I was at the range and was noticing the guys next to me (both younger guys maybe in their early 20's) were attempting to sight in what looked to be a brand new rifle. They were clearly frustrated and I had overheard them discussing scope adjustment and that the point of impact continued to move. After a while, I asked them if the mounts were tight and where the scope was installed and as I walked over and looked something did not look right to me. I didn't catch it right away until I looked down at the adjustment knobs ..... then it hit me ..... the scope was over rotated so the L/R adjustment was on top and the up/down was on the side .......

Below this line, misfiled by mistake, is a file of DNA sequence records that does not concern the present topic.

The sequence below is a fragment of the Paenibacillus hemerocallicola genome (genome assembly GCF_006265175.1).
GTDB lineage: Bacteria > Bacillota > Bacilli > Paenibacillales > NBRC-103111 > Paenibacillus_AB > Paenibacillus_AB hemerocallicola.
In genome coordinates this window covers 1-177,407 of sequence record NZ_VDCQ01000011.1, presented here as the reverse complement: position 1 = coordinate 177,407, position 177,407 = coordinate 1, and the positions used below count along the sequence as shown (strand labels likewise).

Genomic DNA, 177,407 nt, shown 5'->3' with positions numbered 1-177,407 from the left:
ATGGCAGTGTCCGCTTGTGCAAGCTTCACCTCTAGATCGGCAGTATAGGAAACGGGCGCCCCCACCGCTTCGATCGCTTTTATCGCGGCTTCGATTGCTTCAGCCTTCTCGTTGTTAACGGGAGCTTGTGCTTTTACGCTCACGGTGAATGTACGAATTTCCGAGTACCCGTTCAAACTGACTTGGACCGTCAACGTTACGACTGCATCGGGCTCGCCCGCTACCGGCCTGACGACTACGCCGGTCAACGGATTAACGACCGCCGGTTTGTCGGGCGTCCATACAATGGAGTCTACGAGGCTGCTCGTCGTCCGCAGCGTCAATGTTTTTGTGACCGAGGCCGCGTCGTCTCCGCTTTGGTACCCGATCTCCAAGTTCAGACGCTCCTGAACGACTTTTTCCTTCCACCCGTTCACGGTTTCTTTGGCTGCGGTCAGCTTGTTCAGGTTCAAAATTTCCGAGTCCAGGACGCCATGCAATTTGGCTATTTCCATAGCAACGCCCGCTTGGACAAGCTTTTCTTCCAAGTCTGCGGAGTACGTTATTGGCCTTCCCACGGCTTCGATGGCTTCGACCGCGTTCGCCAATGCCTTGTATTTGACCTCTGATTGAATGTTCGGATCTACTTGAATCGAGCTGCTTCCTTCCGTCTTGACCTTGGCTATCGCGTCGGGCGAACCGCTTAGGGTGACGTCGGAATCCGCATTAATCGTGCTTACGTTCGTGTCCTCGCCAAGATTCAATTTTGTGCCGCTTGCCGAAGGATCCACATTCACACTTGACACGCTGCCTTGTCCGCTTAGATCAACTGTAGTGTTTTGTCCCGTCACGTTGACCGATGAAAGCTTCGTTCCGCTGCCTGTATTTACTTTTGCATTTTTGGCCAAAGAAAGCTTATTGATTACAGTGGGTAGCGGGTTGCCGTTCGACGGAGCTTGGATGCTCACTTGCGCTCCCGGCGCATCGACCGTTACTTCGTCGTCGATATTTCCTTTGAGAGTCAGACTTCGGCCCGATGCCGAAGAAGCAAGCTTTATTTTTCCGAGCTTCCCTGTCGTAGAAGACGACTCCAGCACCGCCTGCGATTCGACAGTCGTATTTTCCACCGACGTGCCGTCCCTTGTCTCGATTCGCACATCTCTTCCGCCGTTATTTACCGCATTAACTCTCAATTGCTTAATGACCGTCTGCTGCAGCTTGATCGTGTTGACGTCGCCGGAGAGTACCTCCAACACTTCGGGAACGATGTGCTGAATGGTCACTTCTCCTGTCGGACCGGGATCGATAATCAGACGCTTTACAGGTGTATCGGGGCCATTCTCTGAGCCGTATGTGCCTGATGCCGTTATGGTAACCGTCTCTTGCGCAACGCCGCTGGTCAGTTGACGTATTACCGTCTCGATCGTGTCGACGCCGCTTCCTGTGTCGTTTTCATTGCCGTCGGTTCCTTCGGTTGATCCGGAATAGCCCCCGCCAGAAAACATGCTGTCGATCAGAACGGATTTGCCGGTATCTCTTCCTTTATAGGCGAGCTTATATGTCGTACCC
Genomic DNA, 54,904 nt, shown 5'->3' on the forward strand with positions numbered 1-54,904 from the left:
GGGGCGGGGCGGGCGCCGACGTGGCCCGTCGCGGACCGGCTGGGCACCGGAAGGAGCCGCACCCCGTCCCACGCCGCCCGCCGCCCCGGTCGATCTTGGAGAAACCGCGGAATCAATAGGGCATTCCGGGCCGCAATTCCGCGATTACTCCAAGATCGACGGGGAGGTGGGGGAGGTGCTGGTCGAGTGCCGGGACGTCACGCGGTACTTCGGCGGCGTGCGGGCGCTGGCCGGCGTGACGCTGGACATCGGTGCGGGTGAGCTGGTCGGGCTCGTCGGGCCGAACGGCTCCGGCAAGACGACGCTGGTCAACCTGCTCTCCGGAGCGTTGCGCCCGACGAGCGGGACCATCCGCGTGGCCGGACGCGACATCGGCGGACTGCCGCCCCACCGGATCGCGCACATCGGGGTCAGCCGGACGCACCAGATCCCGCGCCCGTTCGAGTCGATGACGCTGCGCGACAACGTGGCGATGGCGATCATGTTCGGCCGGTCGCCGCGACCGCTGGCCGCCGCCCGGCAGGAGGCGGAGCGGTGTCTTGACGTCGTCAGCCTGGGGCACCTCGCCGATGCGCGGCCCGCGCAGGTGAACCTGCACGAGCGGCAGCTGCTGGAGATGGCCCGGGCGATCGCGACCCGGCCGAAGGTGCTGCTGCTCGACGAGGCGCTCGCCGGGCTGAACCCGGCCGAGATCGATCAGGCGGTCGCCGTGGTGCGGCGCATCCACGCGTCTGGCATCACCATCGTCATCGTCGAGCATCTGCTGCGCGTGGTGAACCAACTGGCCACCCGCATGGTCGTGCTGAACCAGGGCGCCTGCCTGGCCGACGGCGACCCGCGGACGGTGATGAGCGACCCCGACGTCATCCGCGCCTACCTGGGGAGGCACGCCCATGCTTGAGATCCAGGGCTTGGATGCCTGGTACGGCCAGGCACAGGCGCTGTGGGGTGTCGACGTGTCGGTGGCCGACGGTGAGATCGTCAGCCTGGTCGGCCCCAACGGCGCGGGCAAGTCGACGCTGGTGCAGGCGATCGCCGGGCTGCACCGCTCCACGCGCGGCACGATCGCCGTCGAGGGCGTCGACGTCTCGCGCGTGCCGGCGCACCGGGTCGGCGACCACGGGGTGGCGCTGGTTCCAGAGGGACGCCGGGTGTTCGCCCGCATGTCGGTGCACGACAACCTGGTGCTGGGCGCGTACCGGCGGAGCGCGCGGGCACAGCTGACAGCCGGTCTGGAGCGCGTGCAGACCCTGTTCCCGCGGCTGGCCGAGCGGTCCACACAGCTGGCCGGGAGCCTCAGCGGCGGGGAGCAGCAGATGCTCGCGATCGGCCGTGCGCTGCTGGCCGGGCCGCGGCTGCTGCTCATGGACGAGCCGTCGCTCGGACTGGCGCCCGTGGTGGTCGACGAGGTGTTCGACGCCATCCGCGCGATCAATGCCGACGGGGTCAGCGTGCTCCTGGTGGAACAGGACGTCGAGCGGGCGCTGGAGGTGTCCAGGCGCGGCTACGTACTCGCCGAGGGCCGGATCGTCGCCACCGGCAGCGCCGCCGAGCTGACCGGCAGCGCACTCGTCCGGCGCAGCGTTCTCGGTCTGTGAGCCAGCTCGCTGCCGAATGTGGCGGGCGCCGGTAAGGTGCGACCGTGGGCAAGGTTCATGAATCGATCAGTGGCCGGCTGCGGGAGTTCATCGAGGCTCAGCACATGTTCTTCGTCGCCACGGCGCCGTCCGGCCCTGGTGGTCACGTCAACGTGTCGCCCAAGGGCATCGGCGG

Reply With Quote
  #19  
Old 09-16-2018, 09:05 PM
rembo rembo is offline
 
Join Date: Jun 2007
Location: Sherwood Park, AB
Posts: 1,208
Default

Quote:
Originally Posted by EZM View Post
I was at the range and was noticing the guys next to me (both younger guys maybe in their early 20's) were attempting to sight in what looked to be a brand new rifle. They were clearly frustrated and I had overheard them discussing scope adjustment and that the point of impact continued to move. After a while, I asked them if the mounts were tight and where the scope was installed and as I walked over and looked something did not look right to me. I didn't catch it right away until I looked down at the adjustment knobs ..... then it hit me ..... the scope was over rotated so the L/R adjustment was on top and the up/down was on the side .......

maybe it was a Sako 85..........
Reply With Quote
  #20  
Old 09-17-2018, 04:43 AM
Pioneer2 Pioneer2 is offline
 
Join Date: Jan 2008
Posts: 2,380
Default here's one